I was so excited to be flying on my all-time favourite aircraft, the 747! Boarding was soon announced, and I walked aboard. I looked longingly up the stairs to the upper deck, but there was no time for me to get up there and see the flight deck like I would have loved to. Someday I want to get on a 747 flight deck, sit in the left seat, and fly the thing!
I found my starboard window seat (60K) in zone E and stowed my green carryon bag (with my laptop and CPAP in it) in the overhead bin. We departed LAX
terminal 5 at one minute before midnight, taxied down to runway 25R, and began our noisy, powerful takeoff roll, all four Rolls-Royce RB211-524G-T engines at full thrust. The LAX
terminals and airfield were lit up like a galaxy in the dark of night. Upon takeoff, we headed straight out over the LA
coast and over the infinite black expanse of the Pacific Ocean, invisible in the night, like flying into deep, dark space.
A few hours later, we had dinner from the Qantas Economy menu (I still have mine). After a tomato and bocconcini salad with balsamic dressing, my entree was seared salmon with sweet barbecue sauce, garlic rice, and sugar snaps, along with cheese and biscuits and chocolate lava cake. Breakfast, at the crack of dawn, was a hot breakfast of bacon and potato frittata with mushrooms and slow cooked tomato, orange juice, fresh fruit, yoghurt, and a croissant with butter.
Crossing the date line, I "skipped" Saturday March 27 and ended up arriving over New Zealand on Sunday March 28. Very groggy, with dried-out eyes, I woke up after a fitful sleep and took these shots: a cabin shot and some wing shots of the early morning sky and landfall over New Zealand duing approach, descent, and landing at AKL
Upon arrival at AKL
's international terminal, I proceeded to NZ
Customs and Immigration. I got the legendary Kiwi welcome from a warm, friendly female immigration officer, who asked me for my purpose for being in New Zealand. I told her of my invitation to speak at the University of Otago dental faculty research day event; she brightened up and stamped my passport and cheerily wished me well and encouraged me to enjoy my time here. I had nothing to declare at customs. After that, I got this photo of the international terminal with my QF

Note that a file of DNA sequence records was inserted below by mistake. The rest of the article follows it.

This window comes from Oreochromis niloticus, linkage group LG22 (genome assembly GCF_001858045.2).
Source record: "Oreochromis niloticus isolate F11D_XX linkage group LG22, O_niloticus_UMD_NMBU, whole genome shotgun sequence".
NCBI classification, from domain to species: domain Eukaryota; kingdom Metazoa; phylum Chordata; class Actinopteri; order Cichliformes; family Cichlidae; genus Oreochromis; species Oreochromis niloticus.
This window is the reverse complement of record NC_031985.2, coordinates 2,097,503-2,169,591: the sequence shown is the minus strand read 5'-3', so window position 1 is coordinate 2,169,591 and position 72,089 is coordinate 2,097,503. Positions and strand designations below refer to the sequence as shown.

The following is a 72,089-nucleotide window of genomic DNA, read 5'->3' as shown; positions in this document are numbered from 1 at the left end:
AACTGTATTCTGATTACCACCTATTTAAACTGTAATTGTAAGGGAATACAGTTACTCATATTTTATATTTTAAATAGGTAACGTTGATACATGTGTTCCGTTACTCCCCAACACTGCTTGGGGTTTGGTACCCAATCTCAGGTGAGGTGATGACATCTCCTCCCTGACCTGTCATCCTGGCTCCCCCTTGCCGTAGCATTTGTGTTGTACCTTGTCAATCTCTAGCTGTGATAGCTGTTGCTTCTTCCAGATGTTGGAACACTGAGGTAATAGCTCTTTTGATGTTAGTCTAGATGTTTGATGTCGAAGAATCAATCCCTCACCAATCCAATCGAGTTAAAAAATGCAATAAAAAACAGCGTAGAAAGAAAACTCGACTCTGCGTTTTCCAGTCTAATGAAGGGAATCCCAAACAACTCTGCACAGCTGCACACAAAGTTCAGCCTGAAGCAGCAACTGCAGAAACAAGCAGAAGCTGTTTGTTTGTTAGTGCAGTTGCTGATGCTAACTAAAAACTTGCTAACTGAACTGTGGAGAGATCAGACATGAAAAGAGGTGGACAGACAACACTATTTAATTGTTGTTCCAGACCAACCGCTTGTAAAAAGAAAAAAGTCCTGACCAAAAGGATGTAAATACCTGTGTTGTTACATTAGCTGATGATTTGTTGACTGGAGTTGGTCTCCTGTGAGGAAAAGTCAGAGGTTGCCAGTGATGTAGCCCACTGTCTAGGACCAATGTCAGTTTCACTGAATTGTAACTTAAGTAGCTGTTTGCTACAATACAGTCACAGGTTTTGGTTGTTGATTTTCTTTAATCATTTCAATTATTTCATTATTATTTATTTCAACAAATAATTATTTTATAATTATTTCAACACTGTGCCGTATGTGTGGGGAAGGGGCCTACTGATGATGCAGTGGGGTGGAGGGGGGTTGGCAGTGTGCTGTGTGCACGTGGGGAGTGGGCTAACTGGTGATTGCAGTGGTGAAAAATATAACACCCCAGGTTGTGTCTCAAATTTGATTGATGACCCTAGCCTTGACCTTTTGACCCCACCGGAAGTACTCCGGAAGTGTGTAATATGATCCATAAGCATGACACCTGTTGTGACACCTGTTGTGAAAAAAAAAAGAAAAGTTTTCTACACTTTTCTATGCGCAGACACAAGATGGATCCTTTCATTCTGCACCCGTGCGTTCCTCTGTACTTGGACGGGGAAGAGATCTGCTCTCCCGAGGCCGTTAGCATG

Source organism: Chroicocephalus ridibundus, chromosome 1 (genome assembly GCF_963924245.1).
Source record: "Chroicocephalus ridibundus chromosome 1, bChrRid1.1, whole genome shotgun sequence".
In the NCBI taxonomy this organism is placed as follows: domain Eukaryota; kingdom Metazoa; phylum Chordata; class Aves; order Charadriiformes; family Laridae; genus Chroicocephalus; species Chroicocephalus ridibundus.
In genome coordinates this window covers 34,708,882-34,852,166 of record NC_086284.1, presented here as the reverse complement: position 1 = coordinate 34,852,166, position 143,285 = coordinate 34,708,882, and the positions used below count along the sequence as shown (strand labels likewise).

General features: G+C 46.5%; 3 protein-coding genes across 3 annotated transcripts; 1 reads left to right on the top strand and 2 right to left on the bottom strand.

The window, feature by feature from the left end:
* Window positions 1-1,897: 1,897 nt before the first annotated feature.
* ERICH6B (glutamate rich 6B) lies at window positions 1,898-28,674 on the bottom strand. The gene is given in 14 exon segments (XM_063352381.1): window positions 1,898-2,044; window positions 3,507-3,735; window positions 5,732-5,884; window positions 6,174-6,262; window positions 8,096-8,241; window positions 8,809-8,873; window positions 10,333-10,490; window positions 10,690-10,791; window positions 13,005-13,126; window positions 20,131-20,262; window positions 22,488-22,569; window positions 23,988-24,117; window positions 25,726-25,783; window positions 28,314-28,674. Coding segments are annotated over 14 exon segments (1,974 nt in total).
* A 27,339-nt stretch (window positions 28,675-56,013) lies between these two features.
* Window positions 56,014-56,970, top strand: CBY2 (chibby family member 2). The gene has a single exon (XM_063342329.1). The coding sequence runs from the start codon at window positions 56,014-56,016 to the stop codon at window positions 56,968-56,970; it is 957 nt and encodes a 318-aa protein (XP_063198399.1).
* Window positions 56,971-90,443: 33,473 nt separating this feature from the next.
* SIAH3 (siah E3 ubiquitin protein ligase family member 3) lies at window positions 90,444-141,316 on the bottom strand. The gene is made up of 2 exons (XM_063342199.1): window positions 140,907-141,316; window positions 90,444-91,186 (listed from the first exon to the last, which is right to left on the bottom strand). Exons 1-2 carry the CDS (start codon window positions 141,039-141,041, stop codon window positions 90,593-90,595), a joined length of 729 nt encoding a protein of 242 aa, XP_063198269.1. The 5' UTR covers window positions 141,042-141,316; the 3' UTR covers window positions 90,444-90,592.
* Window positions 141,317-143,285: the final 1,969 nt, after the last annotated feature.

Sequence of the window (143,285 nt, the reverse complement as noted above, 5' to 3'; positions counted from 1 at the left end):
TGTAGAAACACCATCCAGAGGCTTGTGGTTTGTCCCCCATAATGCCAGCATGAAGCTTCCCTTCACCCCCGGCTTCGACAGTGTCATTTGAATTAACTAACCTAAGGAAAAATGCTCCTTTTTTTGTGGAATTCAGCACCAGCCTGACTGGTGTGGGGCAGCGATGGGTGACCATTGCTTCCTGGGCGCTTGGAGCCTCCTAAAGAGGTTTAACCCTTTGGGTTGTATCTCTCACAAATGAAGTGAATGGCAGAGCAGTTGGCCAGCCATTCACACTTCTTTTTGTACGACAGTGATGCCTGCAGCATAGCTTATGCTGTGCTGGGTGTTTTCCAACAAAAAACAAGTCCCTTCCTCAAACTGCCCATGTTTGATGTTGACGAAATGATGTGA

747 (at the far end), an AR
343, a NZ
767-300 with winglets, and a KE
777, at their gates, from the observation deck overlooking the international terminal:
Since I was flying onward to Dunedin via Air New Zealand (not a OW
partner), I walked a sizeable distance from the international terminal to the domestic one and checked in myself (and my bag with me) at the NZ
desk. My NZ
flight would be stopping at WLG
on the way down to DUD, direct with no plane change.
After a wait of a few hours at AKL
domestic, I boarded my NZ
737 for the trip south.
-DUD (direct, no plane change in WLG
flight 439: Boeing 737
737 departed AKL
that early afternoon and headed south for WLG
, then on to DUD. We landed in WLG
, deplaned into the terminal, and went right back to the same gate through a gate-side security checkpoint, before reboarding the same 737 to continue on down to DUD. During approach, descent, and landing at DUD, I shot these photos of the central Otago mountainous countryside and the diminutive DUD airport:
The 737 landed on DUD runway 03, then turned around at the 21 end, before taxiing back along the runway to the single turnoff (near the 03 end) that led to the terminal building. Having only 2 jetbriges, the terminal building is not much larger than the one at my hometown airport, FWA
(Fort Wayne, IN
has 4 jetbridges, in comparison, to the 2 at DUD.
We deplaned at one of the two jetbridges. I came down the escalator to the main level, collected my bag from domestic baggage reclaim, and saw my name flashing across a LED
screen held by one of the chauffeurs and drivers waiting close by the escalator. My chauffeur, holding the LED
sign with my name, was a cheery older woman. She led me out to a beautiful Jaguar sedan. She loaded my baggage and invited me to sit in the passenger (left) seat next to her. She struck up a lively, friendly conversation with me whilst she drove me through the lovely Otago countryside into Dunedin; we talked about my visit to Dunedin, my life experience, and my purpose for being here. She took me to the University of Otago private hotel (University Residence, for invited guests).
Since I arrived on Sunday evening, and had nearly a week before my big keynote talk on Thursday April 1, I had plenty of time to see the city, the university, and the Otago countryside.
PART TWO follows in the next reply
I will praise thee; for I am fearfully and wonderfully made... (Psalm 139:14)